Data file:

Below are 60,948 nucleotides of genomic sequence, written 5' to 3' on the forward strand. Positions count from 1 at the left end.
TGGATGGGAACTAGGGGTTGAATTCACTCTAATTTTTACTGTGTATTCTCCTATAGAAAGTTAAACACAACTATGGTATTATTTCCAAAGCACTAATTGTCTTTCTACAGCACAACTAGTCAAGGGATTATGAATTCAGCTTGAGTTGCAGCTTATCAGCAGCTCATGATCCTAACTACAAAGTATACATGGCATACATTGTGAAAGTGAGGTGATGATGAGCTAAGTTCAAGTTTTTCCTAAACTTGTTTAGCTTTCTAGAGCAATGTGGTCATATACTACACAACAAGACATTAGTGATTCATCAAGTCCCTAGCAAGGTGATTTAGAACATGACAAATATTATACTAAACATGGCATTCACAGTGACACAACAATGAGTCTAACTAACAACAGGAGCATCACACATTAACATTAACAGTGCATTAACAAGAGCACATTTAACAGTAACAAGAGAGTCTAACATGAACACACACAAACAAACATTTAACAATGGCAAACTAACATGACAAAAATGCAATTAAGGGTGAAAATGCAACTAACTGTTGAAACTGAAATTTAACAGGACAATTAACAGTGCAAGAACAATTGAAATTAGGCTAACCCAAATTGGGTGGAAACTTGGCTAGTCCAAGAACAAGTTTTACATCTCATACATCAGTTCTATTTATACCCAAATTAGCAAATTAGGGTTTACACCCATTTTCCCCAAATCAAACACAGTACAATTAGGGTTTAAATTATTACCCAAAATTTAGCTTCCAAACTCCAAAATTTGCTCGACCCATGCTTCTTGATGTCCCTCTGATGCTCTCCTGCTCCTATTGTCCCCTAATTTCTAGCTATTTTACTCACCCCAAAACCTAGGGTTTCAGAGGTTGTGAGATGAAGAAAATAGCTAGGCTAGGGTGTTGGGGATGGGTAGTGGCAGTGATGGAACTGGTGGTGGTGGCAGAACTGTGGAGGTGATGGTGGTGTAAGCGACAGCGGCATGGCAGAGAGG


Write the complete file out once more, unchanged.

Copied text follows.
Below are 60,948 nucleotides of genomic sequence, written 5' to 3' on the forward strand. Positions count from 1 at the left end.
TGGATGGGAACTAGGGGTTGAATTCACTCTAATTTTTACTGTGTATTCTCCTATAGAAAGTTAAACACAACTATGGTATTATTTCCAAAGCACTAATTGTCTTTCTACAGCACAACTAGTCAAGGGATTATGAATTCAGCTTGAGTTGCAGCTTATCAGCAGCTCATGATCCTAACTACAAAGTATACATGGCATACATTGTGAAAGTGAGGTGATGATGAGCTAAGTTCAAGTTTTTCCTAAACTTGTTTAGCTTTCTAGAGCAATGTGGTCATATACTACACAACAAGACATTAGTGATTCATCAAGTCCCTAGCAAGGTGATTTAGAACATGACAAATATTATACTAAACATGGCATTCACAGTGACACAACAATGAGTCTAACTAACAACAGGAGCATCACACATTAACATTAACAGTGCATTAACAAGAGCACATTTAACAGTAACAAGAGAGTCTAACATGAACACACACAAACAAACATTTAACAATGGCAAACTAACATGACAAAAATGCAATTAAGGGTGAAAATGCAACTAACTGTTGAAACTGAAATTTAACAGGACAATTAACAGTGCAAGAACAATTGAAATTAGGCTAACCCAAATTGGGTGGAAACTTGGCTAGTCCAAGAACAAGTTTTACATCTCATACATCAGTTCTATTTATACCCAAATTAGCAAATTAGGGTTTACACCCATTTTCCCCAAATCAAACACAGTACAATTAGGGTTTAAATTATTACCCAAAATTTAGCTTCCAAACTCCAAAATTTGCTCGACCCATGCTTCTTGATGTCCCTCTGATGCTCTCCTGCTCCTATTGTCCCCTAATTTCTAGCTATTTTACTCACCCCAAAACCTAGGGTTTCAGAGGTTGTGAGATGAAGAAAATAGCTAGGCTAGGGTGTTGGGGATGGGTAGTGGCAGTGATGGAACTGGTGGTGGTGGCAGAACTGTGGAGGTGATGGTGGTGTAAGCGACAGCGGCATGGCAGAGAGG